New York, other states challenge President Trump over energy efficiency

NEW YORK, April 3 (Reuters) - A coalition of U.S. states and municipalities has begun legal action against President Donald Trump's administration, accusing it of violating federal law by delaying energy efficiency standards for several consumer and commercial products.

New York Attorney General Eric Schneiderman, who announced the legal action, said enacting the six standards would dramatically reduce air pollution and save energy, eliminating close to $24 billion of costs for consumers and businesses.

Schneiderman said the standards cover ceiling fans, commercial boilers, compressors, portable air conditioners, power supply equipment, and walk-in coolers and freezers.

SEE ALSO: EPA mistakenly sends out quote slamming Trump's executive order

As part of their legal action, the states and municipalities have filed a petition with the federal appeals court in New York challenging what they called the administration's illegal delay in implementing efficiency standards for ceiling fans.

RELATED: U.S. Energy Secretary Rick Perry

11 PHOTOS
U.S. Energy Secretary Rick Perry
See Gallery
U.S. Energy Secretary Rick Perry
Former Texas Governor Rick Perry is sworn in before testifying at a Senate Energy and Natural Resources Committee hearing on his nomination to be Energy secretary on Capitol Hill in Washington, U.S., January 19, 2017. REUTERS/Carlos Barria TPX IMAGES OF THE DAY
President-elect Donald Trump's Energy Secretary nominee, former Texas Governor Rick Perry, arrives for the inauguration ceremonies swearing in Donald Trump as the 45th president of the United States on the West front of the U.S. Capitol in Washington, U.S., January 20, 2017. REUTERS/Lucy Nicholson
New Secretary of Energy Rick Perry embraces his wife Anita during during his swearing in ceremony at the Executive Office in Washington, U.S., March 2, 2017. REUTERS/Carlos Barria
New Secretary of Energy Rick Perry is sworn in by U.S. Vice President Mike Pence (R) as his wife Anita holds a bible during a ceremony at the Executive Office in Washington, U.S., March 2, 2017. REUTERS/Carlos Barria
U.S. President Donald Trump is surrounded by his cabinet, including Office of Management and Budget (OMB) Director Mick Mulvaney (L-R), Treasury Secretary Steven Mnuchin, Small Business Administration (SBA) Administrator Linda McMahon, Interior Secretary Ryan Zinke, U.S. Ambassador to the United Nations Nikki Haley, Secretary of Housing and Urban Development (HUD) Ben Carson, Vice President Mike Pence, Energy Secretary Rick Perry and Transportation Secretary Elaine Chao, as he signs an executive order entitled "Comprehensive Plan for Reorganizing the Executive Branch" in the Oval Office at the White House in Washington, U.S. March 13, 2017. REUTERS/Jonathan Ernst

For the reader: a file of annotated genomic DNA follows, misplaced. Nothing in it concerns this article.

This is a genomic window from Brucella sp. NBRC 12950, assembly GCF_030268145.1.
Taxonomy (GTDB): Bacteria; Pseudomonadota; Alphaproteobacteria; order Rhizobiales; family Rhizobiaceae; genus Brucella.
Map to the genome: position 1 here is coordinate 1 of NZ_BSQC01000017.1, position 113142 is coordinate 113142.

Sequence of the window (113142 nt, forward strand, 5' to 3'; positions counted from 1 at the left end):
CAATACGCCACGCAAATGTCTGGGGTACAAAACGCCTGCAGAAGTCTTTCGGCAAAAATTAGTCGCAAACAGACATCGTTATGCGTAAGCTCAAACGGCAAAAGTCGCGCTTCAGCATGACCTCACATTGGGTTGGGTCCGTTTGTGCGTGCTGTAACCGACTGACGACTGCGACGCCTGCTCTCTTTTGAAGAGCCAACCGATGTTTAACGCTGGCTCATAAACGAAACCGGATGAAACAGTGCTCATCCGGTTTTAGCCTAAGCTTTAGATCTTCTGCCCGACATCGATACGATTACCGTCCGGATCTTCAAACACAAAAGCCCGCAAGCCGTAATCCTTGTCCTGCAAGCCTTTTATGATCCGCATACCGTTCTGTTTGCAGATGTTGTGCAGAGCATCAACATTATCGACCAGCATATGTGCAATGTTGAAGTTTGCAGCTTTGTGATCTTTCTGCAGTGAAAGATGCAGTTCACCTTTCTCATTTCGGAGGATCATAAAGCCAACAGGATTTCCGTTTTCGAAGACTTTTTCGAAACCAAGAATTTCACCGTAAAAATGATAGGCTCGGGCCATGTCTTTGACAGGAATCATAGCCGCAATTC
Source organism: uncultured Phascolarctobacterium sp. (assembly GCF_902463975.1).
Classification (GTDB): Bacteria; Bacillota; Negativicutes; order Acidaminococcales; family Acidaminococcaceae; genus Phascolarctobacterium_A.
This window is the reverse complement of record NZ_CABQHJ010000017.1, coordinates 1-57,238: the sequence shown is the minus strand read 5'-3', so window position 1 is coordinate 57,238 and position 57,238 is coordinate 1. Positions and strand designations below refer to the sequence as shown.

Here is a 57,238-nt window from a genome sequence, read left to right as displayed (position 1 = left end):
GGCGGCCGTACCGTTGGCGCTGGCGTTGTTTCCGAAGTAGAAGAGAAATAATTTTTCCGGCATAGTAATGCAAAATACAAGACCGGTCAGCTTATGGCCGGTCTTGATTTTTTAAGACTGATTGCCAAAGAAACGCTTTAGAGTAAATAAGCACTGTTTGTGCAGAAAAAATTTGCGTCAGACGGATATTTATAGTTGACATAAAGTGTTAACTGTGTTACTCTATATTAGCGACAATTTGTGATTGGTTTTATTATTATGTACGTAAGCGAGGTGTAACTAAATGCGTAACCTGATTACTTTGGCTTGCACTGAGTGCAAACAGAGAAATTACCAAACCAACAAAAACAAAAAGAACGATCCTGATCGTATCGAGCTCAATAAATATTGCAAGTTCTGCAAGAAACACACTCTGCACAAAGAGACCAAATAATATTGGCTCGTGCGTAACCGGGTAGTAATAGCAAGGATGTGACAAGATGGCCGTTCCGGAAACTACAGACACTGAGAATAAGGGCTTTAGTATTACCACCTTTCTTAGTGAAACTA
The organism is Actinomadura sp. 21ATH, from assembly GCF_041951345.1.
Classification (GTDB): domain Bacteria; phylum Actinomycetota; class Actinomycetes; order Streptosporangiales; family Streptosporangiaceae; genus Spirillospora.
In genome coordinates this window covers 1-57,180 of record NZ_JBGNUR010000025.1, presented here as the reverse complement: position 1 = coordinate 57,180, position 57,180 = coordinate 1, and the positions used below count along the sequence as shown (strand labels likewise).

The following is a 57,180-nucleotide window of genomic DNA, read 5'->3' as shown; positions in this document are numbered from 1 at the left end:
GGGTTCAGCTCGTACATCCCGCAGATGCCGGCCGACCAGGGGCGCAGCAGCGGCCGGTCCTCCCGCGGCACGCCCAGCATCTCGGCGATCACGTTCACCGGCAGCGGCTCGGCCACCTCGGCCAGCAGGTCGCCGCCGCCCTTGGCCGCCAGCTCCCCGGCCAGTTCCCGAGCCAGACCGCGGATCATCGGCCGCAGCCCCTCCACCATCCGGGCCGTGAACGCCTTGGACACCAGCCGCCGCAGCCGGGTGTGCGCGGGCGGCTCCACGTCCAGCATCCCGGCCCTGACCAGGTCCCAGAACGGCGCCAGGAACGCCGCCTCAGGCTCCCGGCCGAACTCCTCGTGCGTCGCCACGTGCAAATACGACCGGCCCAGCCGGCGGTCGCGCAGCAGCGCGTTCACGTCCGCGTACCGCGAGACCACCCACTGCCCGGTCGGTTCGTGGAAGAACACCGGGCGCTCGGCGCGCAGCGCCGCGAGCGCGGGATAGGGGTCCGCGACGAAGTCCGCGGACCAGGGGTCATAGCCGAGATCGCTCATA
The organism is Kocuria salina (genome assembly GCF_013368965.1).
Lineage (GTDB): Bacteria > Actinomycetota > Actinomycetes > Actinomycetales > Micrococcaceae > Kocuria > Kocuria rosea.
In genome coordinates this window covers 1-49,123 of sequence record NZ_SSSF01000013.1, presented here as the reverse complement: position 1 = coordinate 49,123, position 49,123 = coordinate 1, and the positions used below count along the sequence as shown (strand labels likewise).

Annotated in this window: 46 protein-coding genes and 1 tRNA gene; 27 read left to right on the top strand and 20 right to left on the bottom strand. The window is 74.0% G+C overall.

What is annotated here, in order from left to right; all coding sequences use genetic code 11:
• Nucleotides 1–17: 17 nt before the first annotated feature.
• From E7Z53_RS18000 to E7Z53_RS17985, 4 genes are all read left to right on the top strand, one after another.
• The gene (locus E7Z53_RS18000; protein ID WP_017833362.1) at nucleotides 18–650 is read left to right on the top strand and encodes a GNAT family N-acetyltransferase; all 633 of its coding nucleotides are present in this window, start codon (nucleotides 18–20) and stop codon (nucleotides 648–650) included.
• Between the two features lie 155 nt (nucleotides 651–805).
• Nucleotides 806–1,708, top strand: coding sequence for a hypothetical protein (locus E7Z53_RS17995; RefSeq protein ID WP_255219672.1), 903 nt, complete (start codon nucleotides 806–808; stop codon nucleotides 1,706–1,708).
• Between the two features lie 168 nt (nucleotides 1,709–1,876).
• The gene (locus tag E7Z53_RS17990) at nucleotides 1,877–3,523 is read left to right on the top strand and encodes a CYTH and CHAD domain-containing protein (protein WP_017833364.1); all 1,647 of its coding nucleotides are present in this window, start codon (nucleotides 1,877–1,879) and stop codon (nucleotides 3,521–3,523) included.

U.S. President Donald Trump's Energy Secretary nominee Rick Perry (2nd R) and his wife Anita speak with Defense Secretary nominee James Mattis (R) before the Inaugural Parade in Washington January 20, 2017. Donald Trump was sworn in as 45th President of the United States. REUTERS/Lucas Jackson
Rick Perry listens to US Vice President Mike Pence speak as he waits to be sworn in as US Secretary of Energy during a swearing in ceremony in the Eisenhower Executive Office Building March 2, 2017 in Washington, DC. / AFP PHOTO / Brendan Smialowski (Photo credit should read BRENDAN SMIALOWSKI/AFP/Getty Images)
US Senator Ted Cruz (R-TX) (L) and incoming US Secretary of Energy Rick Perry wait for a swearing in ceremony in the Eisenhower Executive Office Building on March 2, 2017 in Washington, DC. / AFP PHOTO / Brendan Smialowski (Photo credit should read BRENDAN SMIALOWSKI/AFP/Getty Images)
Rick Perry, former governor of Texas and U.S. secretary of energy nominee for President Donald Trump, left, speaks with Jared Kushner, senior White House adviser, center right, as Ivanka, daughter of U.S. President Donald Trump, center left, stands before the start of a joint session of Congress in Washington, D.C., U.S., on Tuesday, Feb. 28, 2017. Trump will press Congress to carry out his priorities for replacing Obamacare, jump-starting the economy and bolstering the nations defenses in an address eagerly awaited by lawmakers, investors and the public who want greater clarity on his policy agenda. Photographer: Aaron P. Bernstein/Bloomberg via Getty Images
WASHINGTON, DC - FEBRUARY 28: Energy Department Secretary nominee Rick Perry (L) and Department of Housing and Urban Development Secretary nominee Ben Carson arrive to a joint session of the U.S. Congress with U.S. President Donald Trump on February 28, 2017 in the House chamber of the U.S. Capitol in Washington, DC. Trump's first address to Congress is expected to focus on national security, tax and regulatory reform, the economy, and healthcare. (Photo by Alex Wong/Getty Images)
HIDE CAPTION
SHOW CAPTION
of
SEE ALL
BACK TO SLIDE

Joining New York in that petition are the states of California, Connecticut, Illinois, Maine, Massachusetts, Oregon, Vermont and Washington, as well as New York City and the Pennsylvania Department of Environmental Protection.

The U.S. Department of Energy did not immediately respond to a request for comment. (Reporting by Jonathan Stempel in New York; Additional reporting by Timothy Gardner in Washington, D.C.; Editing by Andrew Hay)

Read Full Story

Sign up for Breaking News by AOL to get the latest breaking news alerts and updates delivered straight to your inbox.

Subscribe to our other newsletters

Emails may offer personalized content or ads. Learn more. You may unsubscribe any time.